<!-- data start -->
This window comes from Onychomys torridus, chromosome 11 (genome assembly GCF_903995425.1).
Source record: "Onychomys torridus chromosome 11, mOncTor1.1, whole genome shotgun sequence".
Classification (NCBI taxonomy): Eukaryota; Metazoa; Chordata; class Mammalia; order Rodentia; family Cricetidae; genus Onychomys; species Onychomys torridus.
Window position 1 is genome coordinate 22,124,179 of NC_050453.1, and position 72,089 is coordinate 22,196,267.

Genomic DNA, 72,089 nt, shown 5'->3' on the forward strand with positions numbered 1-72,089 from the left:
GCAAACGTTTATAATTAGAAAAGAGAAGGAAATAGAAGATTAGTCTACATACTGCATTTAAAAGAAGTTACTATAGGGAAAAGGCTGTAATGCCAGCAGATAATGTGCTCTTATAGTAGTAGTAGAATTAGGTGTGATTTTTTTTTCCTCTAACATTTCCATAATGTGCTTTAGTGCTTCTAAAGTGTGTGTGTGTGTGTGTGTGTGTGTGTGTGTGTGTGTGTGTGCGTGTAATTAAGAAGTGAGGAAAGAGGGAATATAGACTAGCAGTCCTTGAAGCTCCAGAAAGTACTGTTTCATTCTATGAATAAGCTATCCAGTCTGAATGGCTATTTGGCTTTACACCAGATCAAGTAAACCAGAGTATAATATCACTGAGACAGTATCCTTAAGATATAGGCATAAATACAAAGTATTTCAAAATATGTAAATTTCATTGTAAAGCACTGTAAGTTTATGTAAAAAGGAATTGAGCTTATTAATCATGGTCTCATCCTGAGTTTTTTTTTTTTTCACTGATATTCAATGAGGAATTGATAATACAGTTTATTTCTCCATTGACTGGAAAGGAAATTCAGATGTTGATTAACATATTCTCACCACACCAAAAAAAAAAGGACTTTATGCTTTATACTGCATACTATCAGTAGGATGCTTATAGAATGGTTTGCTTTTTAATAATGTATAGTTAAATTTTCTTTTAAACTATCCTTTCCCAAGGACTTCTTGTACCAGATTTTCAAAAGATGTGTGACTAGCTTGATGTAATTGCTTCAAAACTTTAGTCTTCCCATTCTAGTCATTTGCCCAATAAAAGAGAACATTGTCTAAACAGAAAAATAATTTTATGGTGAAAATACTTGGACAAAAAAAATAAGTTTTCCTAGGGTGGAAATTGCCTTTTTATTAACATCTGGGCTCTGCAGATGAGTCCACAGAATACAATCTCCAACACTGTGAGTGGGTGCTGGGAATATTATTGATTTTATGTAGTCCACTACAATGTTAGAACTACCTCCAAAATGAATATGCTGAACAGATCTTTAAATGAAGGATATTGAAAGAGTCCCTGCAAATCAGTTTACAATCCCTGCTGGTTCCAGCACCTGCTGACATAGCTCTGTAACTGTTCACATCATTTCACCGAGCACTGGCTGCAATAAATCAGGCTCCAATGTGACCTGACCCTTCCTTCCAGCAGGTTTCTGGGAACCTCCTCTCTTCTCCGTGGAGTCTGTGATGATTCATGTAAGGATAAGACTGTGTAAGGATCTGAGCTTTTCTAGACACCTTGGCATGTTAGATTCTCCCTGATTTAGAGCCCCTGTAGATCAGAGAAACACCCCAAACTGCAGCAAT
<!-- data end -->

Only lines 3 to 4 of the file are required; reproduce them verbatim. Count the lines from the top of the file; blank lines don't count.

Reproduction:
Classification (NCBI taxonomy): Eukaryota; Metazoa; Chordata; class Mammalia; order Rodentia; family Cricetidae; genus Onychomys; species Onychomys torridus.
Window position 1 is genome coordinate 22,124,179 of NC_050453.1, and position 72,089 is coordinate 22,196,267.